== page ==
1. This issue has its roots in a religious belief that Christ asks us to “submit” completely, or to phrase it a little differently, to give completely of ourselves. Christ asks us all to submit; only then we can then find complete understanding of his teachings. We are also asked to submit completely in the act of marriage, each partner to the other. It is only in this submission, or giving completely of ourselves that we truly find happiness in a relationship.

    My question is simple: why doesn’t the man also promise, in the giving of his vows, to submit to his wife?

    Here’s a simple test in your marriage: if your spouse asked you to do something, would you simply submit and do it? But, if I were to add that your spouse asked you to do something that was extremely important to her, wouldn’t you give completely of yourself in doing what was asked? Is there a way to measure this “importance”, or is it in the act of doing that we give it measurement?

    It takes a strong person to go into a relationship where we are asked to submit to the other. A self serving weak person can’t imagine submitting, yet all through our history we are given many many examples of very strong people who willingly submit themselves to a religion, a cause, a journey, or a relationship.

    Finally, It may possible to apply this same ideal to the secular, but in my opinion, the issue becomes too muddy. In each instance I described, each side can be seen as being being ideal: God to man, woman to man, cause to woman/man, etc. I don’t think secular relationships hold up to the same scrutiny.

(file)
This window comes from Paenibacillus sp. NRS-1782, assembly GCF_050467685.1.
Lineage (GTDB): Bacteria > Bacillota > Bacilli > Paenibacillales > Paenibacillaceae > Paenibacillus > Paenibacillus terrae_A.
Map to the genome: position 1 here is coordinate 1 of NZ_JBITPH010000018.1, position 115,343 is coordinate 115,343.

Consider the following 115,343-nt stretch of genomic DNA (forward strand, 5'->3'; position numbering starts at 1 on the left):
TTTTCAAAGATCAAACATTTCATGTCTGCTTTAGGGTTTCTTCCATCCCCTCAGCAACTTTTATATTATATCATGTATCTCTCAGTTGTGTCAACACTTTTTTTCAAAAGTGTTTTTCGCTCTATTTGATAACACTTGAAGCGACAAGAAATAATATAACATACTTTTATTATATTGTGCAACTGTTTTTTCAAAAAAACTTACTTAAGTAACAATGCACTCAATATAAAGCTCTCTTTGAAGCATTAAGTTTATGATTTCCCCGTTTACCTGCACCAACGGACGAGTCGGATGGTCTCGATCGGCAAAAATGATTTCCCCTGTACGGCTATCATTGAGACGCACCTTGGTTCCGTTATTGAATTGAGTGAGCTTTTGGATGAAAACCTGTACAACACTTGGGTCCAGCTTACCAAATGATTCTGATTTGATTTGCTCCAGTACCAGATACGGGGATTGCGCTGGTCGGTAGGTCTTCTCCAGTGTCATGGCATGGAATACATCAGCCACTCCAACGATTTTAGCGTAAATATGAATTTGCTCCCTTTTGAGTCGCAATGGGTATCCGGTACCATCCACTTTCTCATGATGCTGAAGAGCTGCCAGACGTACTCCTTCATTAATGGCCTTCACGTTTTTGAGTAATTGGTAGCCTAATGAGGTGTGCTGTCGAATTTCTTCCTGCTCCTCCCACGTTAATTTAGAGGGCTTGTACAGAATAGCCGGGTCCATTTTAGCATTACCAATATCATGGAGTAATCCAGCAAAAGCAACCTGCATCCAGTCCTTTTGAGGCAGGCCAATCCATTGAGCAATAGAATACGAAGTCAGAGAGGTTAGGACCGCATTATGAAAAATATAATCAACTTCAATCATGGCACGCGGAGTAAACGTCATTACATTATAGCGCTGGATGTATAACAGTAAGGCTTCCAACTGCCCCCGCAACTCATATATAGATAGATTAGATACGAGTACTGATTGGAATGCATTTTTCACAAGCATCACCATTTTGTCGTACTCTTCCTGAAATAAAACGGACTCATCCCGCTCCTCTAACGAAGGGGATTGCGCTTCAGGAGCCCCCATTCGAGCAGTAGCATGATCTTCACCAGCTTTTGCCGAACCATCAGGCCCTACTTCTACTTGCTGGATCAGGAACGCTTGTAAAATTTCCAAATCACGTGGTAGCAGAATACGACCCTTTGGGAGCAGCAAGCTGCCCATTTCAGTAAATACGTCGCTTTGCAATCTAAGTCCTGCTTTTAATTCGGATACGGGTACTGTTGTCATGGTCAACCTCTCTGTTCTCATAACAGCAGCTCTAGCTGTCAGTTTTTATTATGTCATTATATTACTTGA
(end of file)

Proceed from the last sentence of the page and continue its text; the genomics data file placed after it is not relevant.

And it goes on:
1. Very well put John. You have raised the bar in the discussion, to a point where even religious people will probably be shocked. We resist the idea that submission is also the measure of our relationship to Christ. That word is so strange; we can hardly imagine submitting to someone completely in our modern, individualistic era. Yet we know, as you point out, that is what God asks of us. Maybe by practicing it in marriage we learn how to practice it in our relationship to God.

  2. I would be interested to hear the opinion from a woman and her feelings about the term “submit”. It currently seems to reflect a strong negative connotation, of male dominance, and I would imagine that in its current context it is reflected in this way, which is what is causing the uproar. This connotation needs to be changed and it will take men and women who are comfortable with themselves and resolute in their beliefs to define submission as a positive.